Return to pan and whilst slowly heating the soup, season with salt and freshly cracked black pepper.

In a small blender just whizz up all the ingredients of the truffle oil together.

Plate up, pour over a tablespoon of the infused oil.

Garnish and serve.


Zest of one lemon and roasted almond flakes.

Seema, producer for Vegan Vegetarian Kitchen, is an excellent mentor. She is founder of Pranayum holistic health and beauty, a coach and speaker on ‘The Art of Living’. Her tireless and seamless work in all of her areas of seva is denoted in her joy for caring for the people around her.

Her wide range of knowledge of all spices and their multi usage in the consumption of teas and beauty treatments are phenomenal. Seema’s captivating smile and encouraging words are her gifts to those whom she works with.

Ecuadorian Explosion

We were propelled towards our next segment with much vigor to welcome, a guru, who guided us on a mesmerizing tour of the Ecuadorian culture and the nutritional values of its local foods.

The final segment featured a “Culinary Exploration in Ecuador” with Dame Rev. Dr. Wai-Ching Lee, a Holistic Health Counselor and Culinary Health Consultant in Holistic Nutrition.

We were taken on a virtual tour of the beautiful “Tosa Blue Mountain Sanctuary”.

The calm and beauty of this hideaway spoke volumes. One could sense the quiet and peace echoed during the virtual tour.

Manuel Ugalde, the Cultural Liaison showcased his new product line.

Accompanied by Chef Jose, who kindly provided the terminology and translation on the uses of some of the many exotic produce that is grown in Ecuador, Dr. Wai-Ching Lee proceeded to take us on this wild journey of Ecuadorian fruits, holding up each item for our perusal.

Many of the tropical fruits are known to be low in calories, rich in antioxidants and vitamins, excellent source for well-being and digestive tract:

Tomate (tree tomato/tomarillo, savory taste used for salsas).

Sapote (Tuna Fruit (similarity to prickly pear, cactus variety, sweet tastes).

Babaco (Mountain papaya, sweet & sour notes).

Casava (yuca, versatile root)

Achochas (hedgehog, looks like a bitter gourd, tastes like cucumber, good in soups),

Guayaba (like guava, sweet & seedy).

Naranjilla (looks like an orange, sweet and sour notes, most popular, hint of rhubarb). Granadilla & Taxo similar fruit but different shapes (passion fruit, fleshly and refreshing). Guanabana (healing properties). Cherimoya (looks like custard apple).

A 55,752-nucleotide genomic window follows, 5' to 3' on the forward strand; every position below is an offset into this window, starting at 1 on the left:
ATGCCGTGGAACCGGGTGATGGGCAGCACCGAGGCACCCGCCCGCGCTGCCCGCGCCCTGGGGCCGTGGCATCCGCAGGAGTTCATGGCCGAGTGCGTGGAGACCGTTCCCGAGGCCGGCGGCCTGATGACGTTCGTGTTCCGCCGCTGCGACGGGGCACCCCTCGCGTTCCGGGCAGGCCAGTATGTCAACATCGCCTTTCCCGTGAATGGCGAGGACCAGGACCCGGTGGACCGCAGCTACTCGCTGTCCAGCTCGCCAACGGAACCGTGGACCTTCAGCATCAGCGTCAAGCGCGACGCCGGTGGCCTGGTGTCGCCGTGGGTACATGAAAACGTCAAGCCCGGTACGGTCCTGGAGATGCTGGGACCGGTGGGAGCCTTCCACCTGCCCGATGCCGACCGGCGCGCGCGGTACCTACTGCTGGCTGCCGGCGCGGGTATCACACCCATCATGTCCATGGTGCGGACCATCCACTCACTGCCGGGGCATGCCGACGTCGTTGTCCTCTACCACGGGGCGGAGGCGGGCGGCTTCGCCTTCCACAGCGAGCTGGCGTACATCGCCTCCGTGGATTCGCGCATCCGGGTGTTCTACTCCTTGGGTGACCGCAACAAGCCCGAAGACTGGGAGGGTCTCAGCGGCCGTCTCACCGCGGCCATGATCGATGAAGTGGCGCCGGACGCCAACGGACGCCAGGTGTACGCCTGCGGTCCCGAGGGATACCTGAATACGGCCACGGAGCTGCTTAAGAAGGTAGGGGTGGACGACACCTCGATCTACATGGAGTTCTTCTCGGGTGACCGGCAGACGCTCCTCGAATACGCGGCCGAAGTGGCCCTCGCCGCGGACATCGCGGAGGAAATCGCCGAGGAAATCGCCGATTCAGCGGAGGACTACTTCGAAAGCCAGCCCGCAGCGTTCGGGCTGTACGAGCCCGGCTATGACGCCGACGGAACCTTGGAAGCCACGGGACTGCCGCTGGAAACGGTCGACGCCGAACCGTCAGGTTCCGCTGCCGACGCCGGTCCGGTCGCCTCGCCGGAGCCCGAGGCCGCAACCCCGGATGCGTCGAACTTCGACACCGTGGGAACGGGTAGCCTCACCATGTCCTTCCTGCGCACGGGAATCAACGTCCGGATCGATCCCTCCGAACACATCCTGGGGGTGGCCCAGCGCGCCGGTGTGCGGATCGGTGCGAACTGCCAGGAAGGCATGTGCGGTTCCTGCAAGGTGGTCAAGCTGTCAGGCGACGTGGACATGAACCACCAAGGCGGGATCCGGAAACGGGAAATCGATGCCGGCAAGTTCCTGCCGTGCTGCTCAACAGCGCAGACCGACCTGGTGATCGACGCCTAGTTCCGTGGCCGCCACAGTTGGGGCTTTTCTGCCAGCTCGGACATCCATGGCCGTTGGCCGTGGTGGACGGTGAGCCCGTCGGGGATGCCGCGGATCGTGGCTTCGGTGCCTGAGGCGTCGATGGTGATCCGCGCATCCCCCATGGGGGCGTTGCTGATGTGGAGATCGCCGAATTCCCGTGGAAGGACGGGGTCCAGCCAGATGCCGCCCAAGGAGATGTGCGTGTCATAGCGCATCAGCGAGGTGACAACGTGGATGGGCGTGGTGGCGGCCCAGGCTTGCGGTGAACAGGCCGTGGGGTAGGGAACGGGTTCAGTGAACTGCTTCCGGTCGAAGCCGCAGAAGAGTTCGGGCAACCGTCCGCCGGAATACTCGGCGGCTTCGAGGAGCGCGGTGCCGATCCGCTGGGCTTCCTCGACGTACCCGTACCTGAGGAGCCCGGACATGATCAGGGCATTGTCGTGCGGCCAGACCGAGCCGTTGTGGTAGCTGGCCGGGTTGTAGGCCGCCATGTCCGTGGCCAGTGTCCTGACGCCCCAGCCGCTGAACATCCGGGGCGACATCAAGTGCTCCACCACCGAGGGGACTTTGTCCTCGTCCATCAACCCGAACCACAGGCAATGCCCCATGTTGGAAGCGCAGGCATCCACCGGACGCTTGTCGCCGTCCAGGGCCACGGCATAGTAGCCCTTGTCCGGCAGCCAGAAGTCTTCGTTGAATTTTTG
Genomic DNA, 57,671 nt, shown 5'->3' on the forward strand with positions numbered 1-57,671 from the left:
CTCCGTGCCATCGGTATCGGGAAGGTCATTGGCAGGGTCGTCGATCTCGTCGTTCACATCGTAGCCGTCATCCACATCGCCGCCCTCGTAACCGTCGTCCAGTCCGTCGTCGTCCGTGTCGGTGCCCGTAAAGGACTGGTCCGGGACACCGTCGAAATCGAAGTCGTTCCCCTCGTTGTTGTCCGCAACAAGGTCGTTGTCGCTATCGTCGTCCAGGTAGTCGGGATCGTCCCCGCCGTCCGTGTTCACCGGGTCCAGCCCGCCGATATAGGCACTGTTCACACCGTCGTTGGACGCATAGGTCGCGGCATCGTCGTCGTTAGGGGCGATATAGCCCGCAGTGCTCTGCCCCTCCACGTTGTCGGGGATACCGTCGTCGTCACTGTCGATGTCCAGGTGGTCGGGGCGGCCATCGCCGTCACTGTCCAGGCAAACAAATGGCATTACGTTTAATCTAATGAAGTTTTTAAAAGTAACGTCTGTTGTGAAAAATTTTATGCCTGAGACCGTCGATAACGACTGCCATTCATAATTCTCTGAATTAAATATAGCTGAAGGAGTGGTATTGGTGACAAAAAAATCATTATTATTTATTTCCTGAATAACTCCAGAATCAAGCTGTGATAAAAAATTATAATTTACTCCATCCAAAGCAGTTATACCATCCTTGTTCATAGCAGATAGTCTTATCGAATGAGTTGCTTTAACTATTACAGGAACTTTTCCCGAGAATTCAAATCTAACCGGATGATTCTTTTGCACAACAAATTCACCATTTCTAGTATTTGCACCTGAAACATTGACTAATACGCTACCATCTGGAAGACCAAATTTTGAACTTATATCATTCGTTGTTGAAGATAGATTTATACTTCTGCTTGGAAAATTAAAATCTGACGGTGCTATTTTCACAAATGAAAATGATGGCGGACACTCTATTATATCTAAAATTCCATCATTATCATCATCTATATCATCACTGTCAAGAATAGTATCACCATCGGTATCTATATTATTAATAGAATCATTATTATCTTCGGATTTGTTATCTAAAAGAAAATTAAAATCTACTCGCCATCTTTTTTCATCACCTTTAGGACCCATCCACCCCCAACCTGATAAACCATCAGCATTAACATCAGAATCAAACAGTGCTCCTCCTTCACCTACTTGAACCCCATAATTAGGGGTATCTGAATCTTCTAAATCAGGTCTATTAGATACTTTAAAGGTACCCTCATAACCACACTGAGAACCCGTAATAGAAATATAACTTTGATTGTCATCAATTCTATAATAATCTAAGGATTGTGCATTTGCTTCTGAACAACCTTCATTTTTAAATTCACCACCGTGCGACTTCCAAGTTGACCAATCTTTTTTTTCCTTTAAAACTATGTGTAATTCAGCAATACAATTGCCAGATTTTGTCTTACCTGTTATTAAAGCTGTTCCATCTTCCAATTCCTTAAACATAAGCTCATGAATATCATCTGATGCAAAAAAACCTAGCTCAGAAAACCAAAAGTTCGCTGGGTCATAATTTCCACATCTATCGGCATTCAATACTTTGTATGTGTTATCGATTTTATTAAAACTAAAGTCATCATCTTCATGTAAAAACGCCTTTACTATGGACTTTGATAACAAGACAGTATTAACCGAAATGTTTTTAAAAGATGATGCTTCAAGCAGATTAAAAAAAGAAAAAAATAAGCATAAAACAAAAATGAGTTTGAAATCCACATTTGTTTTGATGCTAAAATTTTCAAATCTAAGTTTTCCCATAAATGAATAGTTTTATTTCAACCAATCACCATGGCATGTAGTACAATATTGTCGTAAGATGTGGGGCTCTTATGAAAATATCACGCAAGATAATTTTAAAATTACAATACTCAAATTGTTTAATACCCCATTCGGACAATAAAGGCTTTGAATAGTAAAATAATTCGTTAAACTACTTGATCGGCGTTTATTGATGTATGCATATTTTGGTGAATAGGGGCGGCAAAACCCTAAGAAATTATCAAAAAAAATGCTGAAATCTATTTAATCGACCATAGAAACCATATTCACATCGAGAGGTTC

Co-host Sharron Rose, M.A. President of Sacred Mysteries Production, an artist, with a passion for cooking, also spent time with us.

There was also special guest appearance by Dr. Ju Lee Tay from Johor Bahru, who provided insightful notes on the benefits of some of the produce and spices.

Enriching a Global Community

By providing these weekly programs, Healing Our Earth is able to reach communities around the globe that otherwise might not receive the enrichment and motivation to better themselves and their communities.

Healing Our Earth is celebrating their second anniversary in April. Although it was founded as a way to support communities virtually during the pandemic, there has been exponential growth in followers and partners globally. Their strong system of support from a seva community is handling the spotlight most effectively through transparency, integrity, and inclusivity.

I am grateful to Nil Kumar and his team of experts behind the scenes, who work incessantly to produce each program (116 to date) and present it exceptionally well to their global community.

To learn more about the recipes provided above, please visit You can also view the programs on their YouTube channel.

Hope you enjoy the read, would love your comments and any questions you may have, thank you!

Leave a Reply

Privacy Preferences
When you visit our website, it may store information through your browser from specific services, usually in form of cookies. Here you can change your privacy preferences. Please note that blocking some types of cookies may impact your experience on our website and the services we offer.